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Britain must avoid Germany's mistake
By Martin Feldstein
Published: April 21 2003 19:11 | Last Updated: April 21 2003 19:11
As Gordon Brown, the chancellor of the exchequer, considers whether adopting the euro would be in Britain's interest, he
should look carefully at the experience of Germany. Membership in the monetary union has weakened the German economy
and is preventing it from escaping its current slump. Although Germany also suffers from a variety of structural problems, it
is the euro that raised its unemployment rate over the past year to 10.6 per cent.
The German example shows that Britain's decision about adopting the euro is not a question of whether the time to do so is
now right. Adopting the euro is a permanent commitment with permanent consequences. My judgment is that it would not be
in Britain's long-term economic interest to accept the constraints of the single currency.
Here are the facts. Germany's gross domestic product rose only 0.5 per cent last year, the lowest of all the leading European
countries, and ended the year in decline. Germany also has the lowest inflation rate, just 1.2 per cent. Because the single
currency means that all eurozone countries have the same nominal interest rate, Germany's real interest rate is the highest in
the eurozone. This is a very dangerous situation in which the high real interest rate weakens the economy and causes inflation
to fall further. As the inflation rate falls, the real interest rate rises, creating the potential for a dangerous downward economic
If the German economy were not constrained by the single currency, natural market forces would cause interest rates to
decline, thereby boosting all kinds of interest-sensitive spending. Weak demand in Germany would also cause the D-mark to
decline relative to its trading partners, boosting exports and helping producers to compete with imports from the rest of the
world. Instead, German manufacturing has been weakened by the sharp rise of the euro over the past year.
In addition to these automatic market responses, an independent Bundesbank would probably have responded to the weak
economy and declining inflation by temporarily lowering short-term interest rates. This is now impossible. The European
Central Bank must make monetary policy for Europe as a whole, an area in which inflation is now above the 2 per cent target
The Stability and Growth Pact also prevents Germany from using a temporary fiscal stimulus to increase growth and bring
down unemployment. Although persistent deficits are harmful in the long term, a temporary rise in the fiscal deficit could in
principle provide the stimulus needed to rekindle growth. But the eurozone countries have had to constrain themselves from
running deficits because of the potential danger to the common currency.
As an American who has long been sceptical about the economic effects of the euro, I am often asked why a single currency
should be good for a large continental economy such as the US and yet not for Europe. The answer is that the US economy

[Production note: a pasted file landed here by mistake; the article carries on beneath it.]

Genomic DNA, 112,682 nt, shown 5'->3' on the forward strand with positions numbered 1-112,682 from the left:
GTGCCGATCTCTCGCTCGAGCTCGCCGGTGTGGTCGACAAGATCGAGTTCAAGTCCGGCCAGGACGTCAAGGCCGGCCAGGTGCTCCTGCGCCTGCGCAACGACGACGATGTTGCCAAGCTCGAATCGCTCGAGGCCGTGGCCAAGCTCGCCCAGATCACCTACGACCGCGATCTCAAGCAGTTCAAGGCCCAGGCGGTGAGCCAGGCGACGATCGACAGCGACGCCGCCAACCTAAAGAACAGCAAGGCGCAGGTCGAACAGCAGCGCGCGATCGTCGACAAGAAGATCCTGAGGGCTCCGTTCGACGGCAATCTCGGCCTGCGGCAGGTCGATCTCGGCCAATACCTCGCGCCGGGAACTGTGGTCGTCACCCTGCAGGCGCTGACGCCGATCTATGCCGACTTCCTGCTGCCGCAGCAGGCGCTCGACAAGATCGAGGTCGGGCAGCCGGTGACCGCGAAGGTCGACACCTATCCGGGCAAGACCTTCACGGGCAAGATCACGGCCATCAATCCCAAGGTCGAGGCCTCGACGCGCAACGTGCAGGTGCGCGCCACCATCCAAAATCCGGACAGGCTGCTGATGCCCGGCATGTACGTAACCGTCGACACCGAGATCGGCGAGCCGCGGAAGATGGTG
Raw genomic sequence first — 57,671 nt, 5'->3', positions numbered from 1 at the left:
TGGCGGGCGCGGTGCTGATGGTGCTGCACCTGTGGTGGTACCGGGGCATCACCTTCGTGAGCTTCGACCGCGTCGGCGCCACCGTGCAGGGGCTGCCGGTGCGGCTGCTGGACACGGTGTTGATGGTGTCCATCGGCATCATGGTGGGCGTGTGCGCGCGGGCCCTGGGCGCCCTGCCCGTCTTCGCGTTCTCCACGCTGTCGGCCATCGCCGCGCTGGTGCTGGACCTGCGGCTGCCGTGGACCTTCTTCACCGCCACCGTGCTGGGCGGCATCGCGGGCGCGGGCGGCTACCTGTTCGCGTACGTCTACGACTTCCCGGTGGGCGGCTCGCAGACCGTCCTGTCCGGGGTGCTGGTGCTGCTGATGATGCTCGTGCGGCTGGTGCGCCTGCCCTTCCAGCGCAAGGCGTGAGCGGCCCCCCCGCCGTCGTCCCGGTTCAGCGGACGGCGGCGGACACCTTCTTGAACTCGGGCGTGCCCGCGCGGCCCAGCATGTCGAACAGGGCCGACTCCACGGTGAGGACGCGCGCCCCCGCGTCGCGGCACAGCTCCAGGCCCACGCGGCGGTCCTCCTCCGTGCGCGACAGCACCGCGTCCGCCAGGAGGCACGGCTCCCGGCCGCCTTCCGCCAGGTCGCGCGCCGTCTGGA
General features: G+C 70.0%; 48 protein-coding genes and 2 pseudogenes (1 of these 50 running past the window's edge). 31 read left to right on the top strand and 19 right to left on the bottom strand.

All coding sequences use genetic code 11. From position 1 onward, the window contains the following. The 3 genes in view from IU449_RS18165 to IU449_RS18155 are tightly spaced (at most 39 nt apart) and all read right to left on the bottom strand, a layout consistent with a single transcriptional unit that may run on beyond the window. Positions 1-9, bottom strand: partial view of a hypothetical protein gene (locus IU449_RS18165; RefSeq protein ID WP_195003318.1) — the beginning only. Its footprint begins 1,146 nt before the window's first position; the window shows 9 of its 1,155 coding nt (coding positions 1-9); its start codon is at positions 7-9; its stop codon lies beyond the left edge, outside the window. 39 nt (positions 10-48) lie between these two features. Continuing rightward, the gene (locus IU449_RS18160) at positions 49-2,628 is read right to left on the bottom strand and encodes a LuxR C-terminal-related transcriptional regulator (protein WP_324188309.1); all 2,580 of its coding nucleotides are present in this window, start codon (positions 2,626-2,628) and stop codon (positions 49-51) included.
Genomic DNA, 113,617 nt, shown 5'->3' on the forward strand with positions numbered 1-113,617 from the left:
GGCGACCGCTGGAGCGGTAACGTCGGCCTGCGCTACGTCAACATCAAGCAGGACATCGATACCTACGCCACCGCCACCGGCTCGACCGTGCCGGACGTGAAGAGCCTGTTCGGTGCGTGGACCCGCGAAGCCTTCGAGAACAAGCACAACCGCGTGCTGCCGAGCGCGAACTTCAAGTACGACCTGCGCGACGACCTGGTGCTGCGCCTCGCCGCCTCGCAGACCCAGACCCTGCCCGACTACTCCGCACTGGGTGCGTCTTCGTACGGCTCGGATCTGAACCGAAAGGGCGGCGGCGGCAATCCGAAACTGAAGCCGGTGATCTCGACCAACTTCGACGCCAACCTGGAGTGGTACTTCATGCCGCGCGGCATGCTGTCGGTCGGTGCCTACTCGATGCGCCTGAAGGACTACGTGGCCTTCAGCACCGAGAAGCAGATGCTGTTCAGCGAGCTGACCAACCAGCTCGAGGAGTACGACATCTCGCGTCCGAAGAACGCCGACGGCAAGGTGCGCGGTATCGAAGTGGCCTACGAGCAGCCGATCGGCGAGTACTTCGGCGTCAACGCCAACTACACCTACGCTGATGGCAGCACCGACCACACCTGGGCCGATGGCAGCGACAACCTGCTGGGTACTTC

has three basic features that make it possible to have a single currency without the harmful effects that now arise in Europe.
First, American employees move within the country when demand is relatively weak in a particular region, facilitated by a
common language and a culture that regards moving across the country as perfectly normal. Germans are not leaving
Germany in large numbers for areas of Europe with faster growth or lower unemployment. Second, wages are much more
flexible in the US than in Europe, reducing the decline in regional employment that occurs when demand falls. And third, the
US has a federal fiscal system that directly offsets about 40 per cent of the relative decline in any state's gross domestic
product by a lower outflow of taxes to Washington and a higher inflow of transfer payments. European fiscal systems are still
largely national.
Germany did not decide to embark on the single currency after a careful evaluation of its economic costs and benefits. 4/23/2003
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Helmut Kohl led Germany into the single currency in order to create a stronger political union in continental Europe, a
political union that would have common economic, social, defence and foreign policies. The euro would be a symbol of that
solidarity and a mechanism for centralising economic power.
Many Germans expected that Germany, with the largest population and the biggest economy in Europe, would be the natural
leader of the unified Europe. The French assumed that monetary union would at least end the frustrating subservience of the
Banque de France to the Bundesbank. More generally, many Frenchmen saw the stronger political union as a vehicle that
would allow Europe to compete with the US on political and foreign policy issues as well as in economics.
Adopting the euro would be a long-term economic mistake for Britain, increasing cyclical unemployment and potentially
endangering price stability by entrusting it to a European Central Bank that will soon have more than 20 voting members. It
is hard to believe that there are political advantages of greater solidarity with continental Europe that can outweigh these
long-term negative effects on the British economy.
The writer is professor of economics at Harvard University and president of the National Bureau of Economic Research 4/23/2003